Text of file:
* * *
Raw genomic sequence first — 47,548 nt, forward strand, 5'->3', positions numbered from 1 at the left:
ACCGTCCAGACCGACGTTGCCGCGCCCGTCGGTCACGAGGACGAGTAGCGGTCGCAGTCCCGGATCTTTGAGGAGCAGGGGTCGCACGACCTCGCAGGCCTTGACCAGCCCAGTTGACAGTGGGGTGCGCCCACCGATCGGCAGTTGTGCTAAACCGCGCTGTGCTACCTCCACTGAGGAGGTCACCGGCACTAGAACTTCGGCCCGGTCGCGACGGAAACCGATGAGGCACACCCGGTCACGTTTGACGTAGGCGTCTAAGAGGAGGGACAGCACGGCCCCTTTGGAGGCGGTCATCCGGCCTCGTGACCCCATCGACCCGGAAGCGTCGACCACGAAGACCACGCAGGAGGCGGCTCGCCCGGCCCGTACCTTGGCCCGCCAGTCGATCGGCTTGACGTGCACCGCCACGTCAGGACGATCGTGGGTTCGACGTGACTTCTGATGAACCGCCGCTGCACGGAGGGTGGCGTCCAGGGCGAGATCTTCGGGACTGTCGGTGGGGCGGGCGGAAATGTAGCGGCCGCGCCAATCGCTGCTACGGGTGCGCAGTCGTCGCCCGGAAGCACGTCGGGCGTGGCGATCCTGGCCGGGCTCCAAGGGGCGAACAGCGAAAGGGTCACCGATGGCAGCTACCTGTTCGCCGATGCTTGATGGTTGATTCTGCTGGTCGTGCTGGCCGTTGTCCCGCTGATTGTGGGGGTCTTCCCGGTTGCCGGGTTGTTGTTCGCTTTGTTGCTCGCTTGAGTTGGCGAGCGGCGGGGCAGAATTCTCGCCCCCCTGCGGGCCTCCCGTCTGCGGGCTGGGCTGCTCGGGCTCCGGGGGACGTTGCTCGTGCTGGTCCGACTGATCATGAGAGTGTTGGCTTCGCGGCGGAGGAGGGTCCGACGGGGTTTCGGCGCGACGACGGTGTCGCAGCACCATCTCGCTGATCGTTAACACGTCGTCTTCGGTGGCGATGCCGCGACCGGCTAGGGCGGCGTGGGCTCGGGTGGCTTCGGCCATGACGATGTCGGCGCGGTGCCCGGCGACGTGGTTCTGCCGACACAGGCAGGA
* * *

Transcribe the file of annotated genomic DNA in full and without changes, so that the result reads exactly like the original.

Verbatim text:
Raw genomic sequence first — 47,548 nt, forward strand, 5'->3', positions numbered from 1 at the left:
ACCGTCCAGACCGACGTTGCCGCGCCCGTCGGTCACGAGGACGAGTAGCGGTCGCAGTCCCGGATCTTTGAGGAGCAGGGGTCGCACGACCTCGCAGGCCTTGACCAGCCCAGTTGACAGTGGGGTGCGCCCACCGATCGGCAGTTGTGCTAAACCGCGCTGTGCTACCTCCACTGAGGAGGTCACCGGCACTAGAACTTCGGCCCGGTCGCGACGGAAACCGATGAGGCACACCCGGTCACGTTTGACGTAGGCGTCTAAGAGGAGGGACAGCACGGCCCCTTTGGAGGCGGTCATCCGGCCTCGTGACCCCATCGACCCGGAAGCGTCGACCACGAAGACCACGCAGGAGGCGGCTCGCCCGGCCCGTACCTTGGCCCGCCAGTCGATCGGCTTGACGTGCACCGCCACGTCAGGACGATCGTGGGTTCGACGTGACTTCTGATGAACCGCCGCTGCACGGAGGGTGGCGTCCAGGGCGAGATCTTCGGGACTGTCGGTGGGGCGGGCGGAAATGTAGCGGCCGCGCCAATCGCTGCTACGGGTGCGCAGTCGTCGCCCGGAAGCACGTCGGGCGTGGCGATCCTGGCCGGGCTCCAAGGGGCGAACAGCGAAAGGGTCACCGATGGCAGCTACCTGTTCGCCGATGCTTGATGGTTGATTCTGCTGGTCGTGCTGGCCGTTGTCCCGCTGATTGTGGGGGTCTTCCCGGTTGCCGGGTTGTTGTTCGCTTTGTTGCTCGCTTGAGTTGGCGAGCGGCGGGGCAGAATTCTCGCCCCCCTGCGGGCCTCCCGTCTGCGGGCTGGGCTGCTCGGGCTCCGGGGGACGTTGCTCGTGCTGGTCCGACTGATCATGAGAGTGTTGGCTTCGCGGCGGAGGAGGGTCCGACGGGGTTTCGGCGCGACGACGGTGTCGCAGCACCATCTCGCTGATCGTTAACACGTCGTCTTCGGTGGCGATGCCGCGACCGGCTAGGGCGGCGTGGGCTCGGGTGGCTTCGGCCATGACGATGTCGGCGCGGTGCCCGGCGACGTGGTTCTGCCGACACAGGCAGGA